Physically set a timer to put down your phone after scrolling Instagram or Facebook, and move on to your next task. This can be as simple as making a cup of tea – just something to reset the brain from scrolling.
Do not read coronavirus news before bed if it’s something that contributes to your levels of anxiety. This is an act of self-care to ensure your nervous system stays in ‘rest and digest’ mode to promote a restful night’s sleep.
Bad Habit #3: A total lack of structure.
What do we do when our lives have been upended, and we’re left to create our own schedules every day?
Turns out, we just don’t.
While some of us may be relishing this at-home time, others are listlessly going about their days in limbo feeling lost and unproductive.
A total departure from our scheduled routines can disrupt sleep, cause us to miss meals (or the opposite: snack all day), neglect to take medications or supplements, and generally harm our well-being.
What to do instead:
Stick to as normal a routine as is possible. Rise in the morning, eat breakfast, or continue with your morning routine.
Support normal metabolism function by drinking water soon after waking, and eating a breakfast with moderate protein and fiber–scrambled eggs with spinach is a great start. This will maintain healthy energy to the brain, supporting cognition and a stable mood throughout the morning.
Do not use your time at home to stay up late watching a show, or scrolling social media. This can feel like an impromptu vacation and tempt us to take a departure from sleep habits, but this has one of the worst impacts on immune function.
Do everything you can to promote consistent sleep, and if you haven’t developed a solid bedtime routine yet – now is a great time to do just that.
Bad Habit #4: Not exercising.
At the beginning of the pandemic, we may have seen this break in our workout schedule as an accidental blessing, but now many are starting to feel low energy, and even lower motivation.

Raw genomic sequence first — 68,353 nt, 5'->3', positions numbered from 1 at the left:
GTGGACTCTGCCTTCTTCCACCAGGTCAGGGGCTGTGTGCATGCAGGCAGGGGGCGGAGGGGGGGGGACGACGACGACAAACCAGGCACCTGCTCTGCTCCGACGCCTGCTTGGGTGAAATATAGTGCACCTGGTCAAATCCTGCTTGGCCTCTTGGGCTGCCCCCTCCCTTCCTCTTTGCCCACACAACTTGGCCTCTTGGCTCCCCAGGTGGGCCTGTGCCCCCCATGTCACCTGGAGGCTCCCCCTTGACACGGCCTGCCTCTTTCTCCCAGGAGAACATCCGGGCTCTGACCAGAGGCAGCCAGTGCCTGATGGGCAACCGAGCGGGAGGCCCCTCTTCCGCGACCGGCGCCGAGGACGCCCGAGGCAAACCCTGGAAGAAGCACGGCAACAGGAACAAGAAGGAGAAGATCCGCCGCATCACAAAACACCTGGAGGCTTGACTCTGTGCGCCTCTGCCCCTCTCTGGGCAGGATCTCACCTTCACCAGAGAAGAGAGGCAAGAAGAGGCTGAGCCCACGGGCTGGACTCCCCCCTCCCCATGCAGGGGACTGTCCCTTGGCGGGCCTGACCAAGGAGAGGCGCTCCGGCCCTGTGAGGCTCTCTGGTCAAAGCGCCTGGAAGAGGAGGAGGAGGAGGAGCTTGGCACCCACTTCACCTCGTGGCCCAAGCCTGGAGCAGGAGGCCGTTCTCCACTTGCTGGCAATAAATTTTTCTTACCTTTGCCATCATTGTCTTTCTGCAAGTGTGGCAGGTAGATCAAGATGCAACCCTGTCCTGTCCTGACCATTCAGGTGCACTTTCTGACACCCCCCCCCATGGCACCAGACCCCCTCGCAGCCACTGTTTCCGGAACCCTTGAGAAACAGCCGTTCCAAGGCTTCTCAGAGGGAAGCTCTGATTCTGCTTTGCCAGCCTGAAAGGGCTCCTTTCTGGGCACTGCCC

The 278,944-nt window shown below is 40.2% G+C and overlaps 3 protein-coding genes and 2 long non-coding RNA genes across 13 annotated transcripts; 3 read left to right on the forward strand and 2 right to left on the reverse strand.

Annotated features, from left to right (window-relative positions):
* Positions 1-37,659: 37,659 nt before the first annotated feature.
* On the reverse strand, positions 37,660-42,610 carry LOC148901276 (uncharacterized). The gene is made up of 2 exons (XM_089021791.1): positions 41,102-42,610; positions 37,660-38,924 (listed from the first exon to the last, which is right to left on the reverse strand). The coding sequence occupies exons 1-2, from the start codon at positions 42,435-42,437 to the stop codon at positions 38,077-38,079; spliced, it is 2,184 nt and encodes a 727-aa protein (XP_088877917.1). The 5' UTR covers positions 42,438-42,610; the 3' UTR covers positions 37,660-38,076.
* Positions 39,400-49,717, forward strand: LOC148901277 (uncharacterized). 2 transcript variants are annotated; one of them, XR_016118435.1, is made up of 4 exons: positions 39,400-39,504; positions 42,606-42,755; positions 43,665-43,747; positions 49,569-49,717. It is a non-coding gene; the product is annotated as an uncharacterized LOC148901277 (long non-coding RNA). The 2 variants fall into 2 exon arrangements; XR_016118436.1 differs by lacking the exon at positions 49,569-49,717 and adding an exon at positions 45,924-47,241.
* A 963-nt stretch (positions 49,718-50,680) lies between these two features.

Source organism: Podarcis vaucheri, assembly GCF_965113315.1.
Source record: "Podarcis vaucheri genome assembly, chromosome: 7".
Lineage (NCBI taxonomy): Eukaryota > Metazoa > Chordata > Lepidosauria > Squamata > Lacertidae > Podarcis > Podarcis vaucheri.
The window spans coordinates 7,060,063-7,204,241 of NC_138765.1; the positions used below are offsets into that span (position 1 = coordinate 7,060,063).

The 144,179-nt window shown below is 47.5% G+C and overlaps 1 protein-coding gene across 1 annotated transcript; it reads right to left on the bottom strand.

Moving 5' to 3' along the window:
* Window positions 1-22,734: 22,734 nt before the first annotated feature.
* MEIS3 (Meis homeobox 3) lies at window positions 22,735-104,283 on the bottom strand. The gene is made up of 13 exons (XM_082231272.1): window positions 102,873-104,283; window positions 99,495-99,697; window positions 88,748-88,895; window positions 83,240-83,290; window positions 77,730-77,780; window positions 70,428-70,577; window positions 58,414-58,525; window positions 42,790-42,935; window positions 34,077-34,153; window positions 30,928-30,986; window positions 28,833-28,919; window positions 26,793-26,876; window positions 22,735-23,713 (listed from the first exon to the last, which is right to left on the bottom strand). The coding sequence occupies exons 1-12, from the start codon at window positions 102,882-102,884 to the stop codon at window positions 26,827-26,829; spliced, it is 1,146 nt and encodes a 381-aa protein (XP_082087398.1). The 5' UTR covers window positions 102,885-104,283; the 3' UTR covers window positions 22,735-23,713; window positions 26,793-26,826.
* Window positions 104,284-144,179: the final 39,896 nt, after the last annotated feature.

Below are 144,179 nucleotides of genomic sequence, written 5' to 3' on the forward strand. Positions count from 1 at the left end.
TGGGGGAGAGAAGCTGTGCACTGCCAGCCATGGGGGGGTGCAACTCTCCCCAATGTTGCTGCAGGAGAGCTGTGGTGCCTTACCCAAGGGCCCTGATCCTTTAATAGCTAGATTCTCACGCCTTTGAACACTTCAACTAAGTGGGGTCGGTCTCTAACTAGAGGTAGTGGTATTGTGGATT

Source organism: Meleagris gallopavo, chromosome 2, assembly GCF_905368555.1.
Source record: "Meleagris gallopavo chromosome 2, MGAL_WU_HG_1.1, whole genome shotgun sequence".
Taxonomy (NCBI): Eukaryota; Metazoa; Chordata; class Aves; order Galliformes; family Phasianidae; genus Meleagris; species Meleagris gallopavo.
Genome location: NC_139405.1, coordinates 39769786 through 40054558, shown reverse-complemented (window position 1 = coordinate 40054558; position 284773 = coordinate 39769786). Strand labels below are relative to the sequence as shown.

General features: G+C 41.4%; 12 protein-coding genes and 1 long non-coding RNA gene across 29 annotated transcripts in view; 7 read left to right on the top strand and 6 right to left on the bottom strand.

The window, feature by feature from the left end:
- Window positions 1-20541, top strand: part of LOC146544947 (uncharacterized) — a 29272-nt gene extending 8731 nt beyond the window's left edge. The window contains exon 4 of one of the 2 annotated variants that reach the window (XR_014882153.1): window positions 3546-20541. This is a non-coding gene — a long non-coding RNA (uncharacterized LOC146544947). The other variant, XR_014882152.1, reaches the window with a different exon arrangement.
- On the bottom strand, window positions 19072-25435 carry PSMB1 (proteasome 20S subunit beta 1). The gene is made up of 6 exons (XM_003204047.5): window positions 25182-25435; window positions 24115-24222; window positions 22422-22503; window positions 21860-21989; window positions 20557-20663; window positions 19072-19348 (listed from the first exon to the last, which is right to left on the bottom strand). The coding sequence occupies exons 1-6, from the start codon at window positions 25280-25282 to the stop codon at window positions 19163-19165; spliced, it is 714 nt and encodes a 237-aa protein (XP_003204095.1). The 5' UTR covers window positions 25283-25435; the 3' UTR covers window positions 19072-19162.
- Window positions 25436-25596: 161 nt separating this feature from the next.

Exercise and movement do much more for our health than maintain a physique and muscle mass.
As you increase your heart rate during exercise, you increase blood flow to your brain and muscles, which carries oxygen and other nutrients to cells. The best afternoon pick-me-up might just be a quick workout to get your blood pumping.
What to do instead:
Everyone from local gyms, to large fitness companies have adapted to support us through virtual workouts. This is one industry that didn’t miss a beat providing excellent alternatives to our regular workouts.
That being said, finding motivation to workout at home can be difficult. Schedule this time in your day and take actions that help you adhere to it.
- Put on your normal workout clothes
- Drink a clean pre-workout drink
- Put on music that’s 130-150 beats per minute.
If you’re working from home, try standing at your desk, or setting a reminder to stretch or walk every hour. Even these little actions are cumulative throughout the day and will keep us more resilient in the long-run.
Now that you recognize some common bad habits that, like me, you may have picked up during the coronavirus pandemic, take note of some things to do instead. Finding better coping mechanisms to keep yourself balanced and healthy at home and work will help all of us.